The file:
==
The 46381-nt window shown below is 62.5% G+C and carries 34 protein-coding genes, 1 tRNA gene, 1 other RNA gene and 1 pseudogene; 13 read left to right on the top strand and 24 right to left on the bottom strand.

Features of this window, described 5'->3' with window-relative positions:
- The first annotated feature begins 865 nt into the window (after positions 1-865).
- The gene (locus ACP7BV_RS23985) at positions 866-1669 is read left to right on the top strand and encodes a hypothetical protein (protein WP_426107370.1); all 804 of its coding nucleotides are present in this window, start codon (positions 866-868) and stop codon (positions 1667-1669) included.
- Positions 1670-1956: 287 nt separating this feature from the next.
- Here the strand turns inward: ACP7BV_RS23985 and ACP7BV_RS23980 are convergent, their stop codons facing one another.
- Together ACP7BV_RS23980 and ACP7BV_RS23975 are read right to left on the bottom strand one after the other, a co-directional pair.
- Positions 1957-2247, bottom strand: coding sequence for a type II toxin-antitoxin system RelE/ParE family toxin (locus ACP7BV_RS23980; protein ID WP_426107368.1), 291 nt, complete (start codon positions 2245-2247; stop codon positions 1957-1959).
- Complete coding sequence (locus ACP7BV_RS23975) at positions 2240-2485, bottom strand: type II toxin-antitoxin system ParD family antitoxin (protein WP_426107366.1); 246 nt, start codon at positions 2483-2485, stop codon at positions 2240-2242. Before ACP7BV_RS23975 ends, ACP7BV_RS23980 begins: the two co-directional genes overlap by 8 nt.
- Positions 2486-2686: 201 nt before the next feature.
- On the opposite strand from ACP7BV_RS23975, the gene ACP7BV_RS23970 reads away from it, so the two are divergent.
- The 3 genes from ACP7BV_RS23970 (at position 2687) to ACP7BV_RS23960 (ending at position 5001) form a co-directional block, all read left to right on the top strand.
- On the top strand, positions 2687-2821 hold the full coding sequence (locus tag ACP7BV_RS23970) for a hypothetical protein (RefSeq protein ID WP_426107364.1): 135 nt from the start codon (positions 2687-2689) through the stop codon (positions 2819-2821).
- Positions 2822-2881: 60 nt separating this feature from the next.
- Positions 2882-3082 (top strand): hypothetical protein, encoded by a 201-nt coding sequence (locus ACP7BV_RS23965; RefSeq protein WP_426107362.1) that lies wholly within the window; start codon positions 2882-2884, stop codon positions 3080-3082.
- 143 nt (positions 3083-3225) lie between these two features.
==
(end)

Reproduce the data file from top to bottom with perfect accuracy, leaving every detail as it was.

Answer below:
The 46381-nt window shown below is 62.5% G+C and carries 34 protein-coding genes, 1 tRNA gene, 1 other RNA gene and 1 pseudogene; 13 read left to right on the top strand and 24 right to left on the bottom strand.

Features of this window, described 5'->3' with window-relative positions:
- The first annotated feature begins 865 nt into the window (after positions 1-865).
- The gene (locus ACP7BV_RS23985) at positions 866-1669 is read left to right on the top strand and encodes a hypothetical protein (protein WP_426107370.1); all 804 of its coding nucleotides are present in this window, start codon (positions 866-868) and stop codon (positions 1667-1669) included.
- Positions 1670-1956: 287 nt separating this feature from the next.
- Here the strand turns inward: ACP7BV_RS23985 and ACP7BV_RS23980 are convergent, their stop codons facing one another.
- Together ACP7BV_RS23980 and ACP7BV_RS23975 are read right to left on the bottom strand one after the other, a co-directional pair.
- Positions 1957-2247, bottom strand: coding sequence for a type II toxin-antitoxin system RelE/ParE family toxin (locus ACP7BV_RS23980; protein ID WP_426107368.1), 291 nt, complete (start codon positions 2245-2247; stop codon positions 1957-1959).
- Complete coding sequence (locus ACP7BV_RS23975) at positions 2240-2485, bottom strand: type II toxin-antitoxin system ParD family antitoxin (protein WP_426107366.1); 246 nt, start codon at positions 2483-2485, stop codon at positions 2240-2242. Before ACP7BV_RS23975 ends, ACP7BV_RS23980 begins: the two co-directional genes overlap by 8 nt.
- Positions 2486-2686: 201 nt before the next feature.
- On the opposite strand from ACP7BV_RS23975, the gene ACP7BV_RS23970 reads away from it, so the two are divergent.
- The 3 genes from ACP7BV_RS23970 (at position 2687) to ACP7BV_RS23960 (ending at position 5001) form a co-directional block, all read left to right on the top strand.
- On the top strand, positions 2687-2821 hold the full coding sequence (locus tag ACP7BV_RS23970) for a hypothetical protein (RefSeq protein ID WP_426107364.1): 135 nt from the start codon (positions 2687-2689) through the stop codon (positions 2819-2821).
- Positions 2822-2881: 60 nt separating this feature from the next.
- Positions 2882-3082 (top strand): hypothetical protein, encoded by a 201-nt coding sequence (locus ACP7BV_RS23965; RefSeq protein WP_426107362.1) that lies wholly within the window; start codon positions 2882-2884, stop codon positions 3080-3082.
- 143 nt (positions 3083-3225) lie between these two features.